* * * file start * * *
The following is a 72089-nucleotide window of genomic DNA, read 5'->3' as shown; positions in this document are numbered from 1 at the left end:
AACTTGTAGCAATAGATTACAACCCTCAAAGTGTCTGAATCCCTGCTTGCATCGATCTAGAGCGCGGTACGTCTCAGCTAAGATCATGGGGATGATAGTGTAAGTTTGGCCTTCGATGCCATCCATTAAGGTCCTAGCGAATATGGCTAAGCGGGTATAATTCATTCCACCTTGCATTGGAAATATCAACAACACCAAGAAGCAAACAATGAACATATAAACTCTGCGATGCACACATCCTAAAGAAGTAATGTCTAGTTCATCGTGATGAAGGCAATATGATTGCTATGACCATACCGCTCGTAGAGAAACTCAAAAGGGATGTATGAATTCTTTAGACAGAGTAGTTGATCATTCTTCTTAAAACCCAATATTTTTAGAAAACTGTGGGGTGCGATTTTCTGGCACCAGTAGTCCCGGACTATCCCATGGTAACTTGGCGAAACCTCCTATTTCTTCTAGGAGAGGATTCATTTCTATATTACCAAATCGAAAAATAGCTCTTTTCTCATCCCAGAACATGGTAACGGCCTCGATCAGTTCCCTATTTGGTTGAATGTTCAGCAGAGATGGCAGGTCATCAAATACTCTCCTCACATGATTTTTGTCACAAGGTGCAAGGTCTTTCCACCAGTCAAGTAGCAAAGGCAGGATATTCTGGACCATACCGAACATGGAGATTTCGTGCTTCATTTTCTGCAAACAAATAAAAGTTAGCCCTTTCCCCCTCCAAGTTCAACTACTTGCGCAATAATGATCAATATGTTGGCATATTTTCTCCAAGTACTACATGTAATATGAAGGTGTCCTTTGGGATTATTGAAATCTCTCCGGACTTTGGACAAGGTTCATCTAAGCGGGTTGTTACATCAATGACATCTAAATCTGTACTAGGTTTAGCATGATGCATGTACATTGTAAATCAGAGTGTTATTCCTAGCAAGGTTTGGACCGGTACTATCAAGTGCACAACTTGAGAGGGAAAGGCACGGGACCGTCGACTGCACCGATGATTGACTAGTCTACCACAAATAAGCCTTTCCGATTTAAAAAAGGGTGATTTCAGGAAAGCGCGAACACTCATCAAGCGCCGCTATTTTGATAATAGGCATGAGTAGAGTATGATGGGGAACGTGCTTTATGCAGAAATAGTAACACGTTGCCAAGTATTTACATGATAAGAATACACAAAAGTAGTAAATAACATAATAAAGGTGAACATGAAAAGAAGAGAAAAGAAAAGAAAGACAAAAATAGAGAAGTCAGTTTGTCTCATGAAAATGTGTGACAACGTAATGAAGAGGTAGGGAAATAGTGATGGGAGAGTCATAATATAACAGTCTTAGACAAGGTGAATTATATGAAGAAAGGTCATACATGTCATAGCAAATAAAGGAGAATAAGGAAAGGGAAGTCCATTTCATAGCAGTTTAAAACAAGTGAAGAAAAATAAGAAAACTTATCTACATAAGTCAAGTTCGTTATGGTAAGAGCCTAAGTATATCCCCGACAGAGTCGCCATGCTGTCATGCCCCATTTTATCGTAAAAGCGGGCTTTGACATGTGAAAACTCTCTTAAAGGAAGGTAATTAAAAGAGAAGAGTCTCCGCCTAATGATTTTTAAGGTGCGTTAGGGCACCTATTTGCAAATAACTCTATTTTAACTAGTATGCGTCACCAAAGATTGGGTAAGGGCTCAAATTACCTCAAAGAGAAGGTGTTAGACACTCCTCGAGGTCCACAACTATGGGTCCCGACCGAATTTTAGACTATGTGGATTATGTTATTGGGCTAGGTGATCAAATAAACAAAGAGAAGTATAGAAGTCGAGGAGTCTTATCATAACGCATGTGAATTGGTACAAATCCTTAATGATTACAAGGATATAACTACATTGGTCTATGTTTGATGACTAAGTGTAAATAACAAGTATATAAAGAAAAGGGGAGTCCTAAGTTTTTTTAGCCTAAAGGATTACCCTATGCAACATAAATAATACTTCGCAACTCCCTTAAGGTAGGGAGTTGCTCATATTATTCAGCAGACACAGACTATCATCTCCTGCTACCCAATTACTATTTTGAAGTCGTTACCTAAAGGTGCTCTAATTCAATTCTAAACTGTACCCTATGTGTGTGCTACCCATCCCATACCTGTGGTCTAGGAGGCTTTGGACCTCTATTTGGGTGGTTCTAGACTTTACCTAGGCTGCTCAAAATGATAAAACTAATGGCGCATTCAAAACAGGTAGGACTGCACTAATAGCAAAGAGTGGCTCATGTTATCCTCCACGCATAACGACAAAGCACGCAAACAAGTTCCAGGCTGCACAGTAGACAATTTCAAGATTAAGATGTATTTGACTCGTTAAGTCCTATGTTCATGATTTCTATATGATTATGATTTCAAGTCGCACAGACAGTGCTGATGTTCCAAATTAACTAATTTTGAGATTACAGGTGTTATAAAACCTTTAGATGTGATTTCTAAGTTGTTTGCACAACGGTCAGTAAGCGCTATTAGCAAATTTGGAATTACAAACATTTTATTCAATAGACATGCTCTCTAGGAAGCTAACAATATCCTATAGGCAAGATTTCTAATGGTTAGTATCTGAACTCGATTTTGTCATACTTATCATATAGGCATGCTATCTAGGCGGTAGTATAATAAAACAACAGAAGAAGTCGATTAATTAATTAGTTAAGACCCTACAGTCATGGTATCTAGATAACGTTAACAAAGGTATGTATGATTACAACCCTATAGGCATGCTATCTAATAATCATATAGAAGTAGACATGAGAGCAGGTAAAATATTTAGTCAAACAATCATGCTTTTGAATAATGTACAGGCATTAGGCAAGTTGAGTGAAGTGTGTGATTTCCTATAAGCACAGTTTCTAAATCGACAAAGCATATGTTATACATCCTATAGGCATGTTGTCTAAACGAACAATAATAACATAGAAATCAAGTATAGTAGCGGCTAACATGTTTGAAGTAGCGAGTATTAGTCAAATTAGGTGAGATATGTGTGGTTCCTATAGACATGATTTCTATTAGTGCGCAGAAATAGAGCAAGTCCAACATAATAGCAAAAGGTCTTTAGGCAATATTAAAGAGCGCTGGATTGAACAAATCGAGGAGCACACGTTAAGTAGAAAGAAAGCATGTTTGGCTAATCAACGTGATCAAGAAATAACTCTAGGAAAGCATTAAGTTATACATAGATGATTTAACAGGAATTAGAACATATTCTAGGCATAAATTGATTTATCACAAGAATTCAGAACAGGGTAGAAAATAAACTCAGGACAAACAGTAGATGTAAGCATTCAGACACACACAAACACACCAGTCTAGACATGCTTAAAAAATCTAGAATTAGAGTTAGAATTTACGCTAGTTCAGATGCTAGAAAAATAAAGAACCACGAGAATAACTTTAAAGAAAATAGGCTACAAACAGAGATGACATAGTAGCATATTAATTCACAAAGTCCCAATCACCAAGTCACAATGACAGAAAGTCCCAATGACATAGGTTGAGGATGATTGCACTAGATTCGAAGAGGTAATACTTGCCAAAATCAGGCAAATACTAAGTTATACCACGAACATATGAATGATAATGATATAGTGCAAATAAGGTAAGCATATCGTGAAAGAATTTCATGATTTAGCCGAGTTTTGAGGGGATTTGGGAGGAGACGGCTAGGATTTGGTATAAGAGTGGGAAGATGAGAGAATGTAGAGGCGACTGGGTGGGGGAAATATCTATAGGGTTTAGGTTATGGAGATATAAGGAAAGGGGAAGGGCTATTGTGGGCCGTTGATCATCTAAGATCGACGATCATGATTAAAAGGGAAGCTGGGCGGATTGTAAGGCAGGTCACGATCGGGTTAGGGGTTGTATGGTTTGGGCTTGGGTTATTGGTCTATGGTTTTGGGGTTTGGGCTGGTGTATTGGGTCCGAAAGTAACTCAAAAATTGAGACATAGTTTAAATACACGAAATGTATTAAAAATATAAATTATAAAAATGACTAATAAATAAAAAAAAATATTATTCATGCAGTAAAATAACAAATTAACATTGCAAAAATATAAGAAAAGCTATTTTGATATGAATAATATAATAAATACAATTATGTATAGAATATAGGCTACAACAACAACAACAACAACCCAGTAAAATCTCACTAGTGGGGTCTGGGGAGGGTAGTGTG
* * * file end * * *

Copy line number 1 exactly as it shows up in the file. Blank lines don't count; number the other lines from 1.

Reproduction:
The following is a 72089-nucleotide window of genomic DNA, read 5'->3' as shown; positions in this document are numbered from 1 at the left end: